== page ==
Yale University

Barriers to HIV Care for Adults 50yo+, a Neglected but at-risk Population in Ukraine

Funder: National Institute of Mental Health
Project period: 01/29/2018 - 01/28/2019
Grant Type: Pilot Project

Abstract Text:

Ukraine has the most volatile HIV epidemic in the world with over 240,000 people living with HIV(PLWH). HIV incidence among young people is declining due to successful prevention efforts, however, with Ukrainian colleagues, we have identified a new increase in HIV incidence among Ukrainians 50yo+ who comprised 20% of all newly registered HIV infections in 2016. This major change to HIV epidemiology in Eastern Europe may require revising current HIV diagnosis, treatment, and preventive efforts. Preliminary data suggest that since January 2017 in Ukraine, 40% of 50yo+ clients with newly registered HIV infections came in late to care with CD4 count under 200, compared to 21% among younger adults, p-value <0.0001. Data from other global regions suggest that older adults are a source of transmission of HIV for younger demographic groups. Our previous research extended the theory of ageism to healthcare systems, explaining how cultural blueprints of age-related stigma, including the stigma of later-life sexuality, inform both healthcare providers' and patients' decisions about (non-)linkage and (non-)adherence to care. This grant proposes the first qualitative exploration of factors shaping linkage and adherence to HIVcare in Ukraine fromthe perspective of both HIV doctors and of patients 50yo+ newly diagnosed with HIV. This timely application builds upon a parent PEPFAR implementation science study launched by Ukrainian Alliance for Public Health and Ukrainian Institute on PublicHealthPolicy in January 2016 to conduct 3-year evaluations of effectiveness and cost-effectiveness of linkage of key populations to HIV care in 14 regions of Ukraine. Aligned with the NIH's HIV research priorities to reduce incidence through effective linkage to HIV prevention and treatment services, this application proposes a series of qualitative interviews with HIV doctors and patients 50yo+ embedded within PEPFAR project. We aim to explore challenges experienced by HIV doctors caring for the population of 50yo+ newly diagnosed with HIV in Ukraine describing the circumstances for (non-)prescribing antiretroviral therapy (ART), attitudes toward and opportunities for PrEP for partners, and management of comorbidities; and exploring how access and adherence to ART among 50yo+ patients newly HIV diagnosed is shaped by socio-cultural, bio-medical, and healthcare system factors.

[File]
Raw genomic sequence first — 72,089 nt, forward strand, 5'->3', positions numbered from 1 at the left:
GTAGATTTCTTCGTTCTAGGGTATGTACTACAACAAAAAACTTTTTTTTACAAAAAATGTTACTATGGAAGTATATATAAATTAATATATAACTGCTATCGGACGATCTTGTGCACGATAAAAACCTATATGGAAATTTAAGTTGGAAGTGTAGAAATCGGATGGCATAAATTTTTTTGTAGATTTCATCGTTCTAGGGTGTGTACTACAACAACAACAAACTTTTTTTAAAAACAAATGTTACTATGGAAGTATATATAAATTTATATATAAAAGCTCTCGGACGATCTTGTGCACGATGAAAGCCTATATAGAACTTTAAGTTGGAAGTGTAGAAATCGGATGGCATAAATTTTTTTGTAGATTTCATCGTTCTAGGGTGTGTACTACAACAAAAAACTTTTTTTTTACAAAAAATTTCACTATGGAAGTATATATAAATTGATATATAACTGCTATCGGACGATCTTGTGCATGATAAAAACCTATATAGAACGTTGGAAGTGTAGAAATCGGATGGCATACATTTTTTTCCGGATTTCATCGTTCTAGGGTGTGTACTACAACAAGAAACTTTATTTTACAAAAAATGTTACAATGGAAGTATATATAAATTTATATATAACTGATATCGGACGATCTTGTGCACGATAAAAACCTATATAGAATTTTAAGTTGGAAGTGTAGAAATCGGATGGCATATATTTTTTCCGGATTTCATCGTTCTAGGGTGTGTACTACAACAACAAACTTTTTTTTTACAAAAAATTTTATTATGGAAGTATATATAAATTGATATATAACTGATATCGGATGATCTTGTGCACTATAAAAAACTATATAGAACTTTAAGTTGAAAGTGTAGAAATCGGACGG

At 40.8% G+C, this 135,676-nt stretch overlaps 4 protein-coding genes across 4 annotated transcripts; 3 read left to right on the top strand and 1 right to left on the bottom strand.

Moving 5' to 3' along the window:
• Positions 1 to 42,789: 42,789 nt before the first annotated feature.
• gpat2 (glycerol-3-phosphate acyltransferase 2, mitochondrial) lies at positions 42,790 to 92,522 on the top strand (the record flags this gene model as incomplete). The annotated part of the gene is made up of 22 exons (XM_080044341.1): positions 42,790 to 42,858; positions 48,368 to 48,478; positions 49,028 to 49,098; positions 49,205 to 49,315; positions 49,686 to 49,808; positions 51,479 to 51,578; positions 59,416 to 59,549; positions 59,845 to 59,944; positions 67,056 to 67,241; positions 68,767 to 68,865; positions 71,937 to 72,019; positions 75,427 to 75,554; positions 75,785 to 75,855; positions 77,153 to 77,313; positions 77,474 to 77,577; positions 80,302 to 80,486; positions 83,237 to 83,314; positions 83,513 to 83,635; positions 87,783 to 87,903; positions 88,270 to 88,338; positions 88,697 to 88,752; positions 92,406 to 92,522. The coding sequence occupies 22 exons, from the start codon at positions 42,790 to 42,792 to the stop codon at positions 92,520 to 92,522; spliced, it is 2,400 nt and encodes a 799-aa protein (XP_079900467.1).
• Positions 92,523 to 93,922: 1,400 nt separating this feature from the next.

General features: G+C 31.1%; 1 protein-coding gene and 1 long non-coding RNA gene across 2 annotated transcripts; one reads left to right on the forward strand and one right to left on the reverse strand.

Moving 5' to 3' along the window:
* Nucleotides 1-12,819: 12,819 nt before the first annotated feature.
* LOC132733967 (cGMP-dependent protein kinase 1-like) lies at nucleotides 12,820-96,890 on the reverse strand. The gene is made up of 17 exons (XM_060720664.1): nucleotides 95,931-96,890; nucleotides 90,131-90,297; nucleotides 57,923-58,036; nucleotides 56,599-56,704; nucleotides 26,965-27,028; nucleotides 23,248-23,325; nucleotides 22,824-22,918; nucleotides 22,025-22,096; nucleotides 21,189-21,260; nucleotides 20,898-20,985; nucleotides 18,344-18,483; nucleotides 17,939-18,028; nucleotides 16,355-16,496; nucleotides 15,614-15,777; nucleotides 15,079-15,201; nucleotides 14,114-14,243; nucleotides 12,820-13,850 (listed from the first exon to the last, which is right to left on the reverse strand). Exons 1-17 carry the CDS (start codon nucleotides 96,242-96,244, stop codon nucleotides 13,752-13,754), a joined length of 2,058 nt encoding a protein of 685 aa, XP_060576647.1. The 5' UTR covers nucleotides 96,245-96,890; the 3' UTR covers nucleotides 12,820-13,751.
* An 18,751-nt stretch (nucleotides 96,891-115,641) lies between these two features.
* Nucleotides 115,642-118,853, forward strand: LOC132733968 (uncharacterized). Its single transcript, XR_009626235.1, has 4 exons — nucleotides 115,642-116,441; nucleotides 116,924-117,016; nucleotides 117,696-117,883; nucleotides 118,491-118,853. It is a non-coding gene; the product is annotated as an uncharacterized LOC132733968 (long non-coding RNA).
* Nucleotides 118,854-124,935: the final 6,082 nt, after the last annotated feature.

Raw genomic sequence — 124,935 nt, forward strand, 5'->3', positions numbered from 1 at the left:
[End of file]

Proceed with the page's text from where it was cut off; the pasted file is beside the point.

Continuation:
Our productive team consists of Yale researchers and Ukraine collaborating sites with demonstrated successes working in the bio-medical and socio-cultural HIV context in Ukraine. Our collective research experience includes qualitative health research methods, social gerontology, implementation science, internal medicine, virology, healthcare organizations settings, expanding ART, and HIV prevention including PrEP. This project will contribute to the paucity of data in the literature regarding barriers to HIV careamong older adults in global settings. The data from this project will inform NIH R21 and R01 grant applications for randomized trials testing interventions to improve linkage and retention in care and expand adoption of PrEP. Findings will be presented to key Ukrainian public and private stakeholders and rapidly integrated through our existing collaboration with the All-Ukrainian Network for PLWH to inform linkage to HIV care and provision of social support for their 50 yo+ clients newly diagnosed with HIV in Ukraine.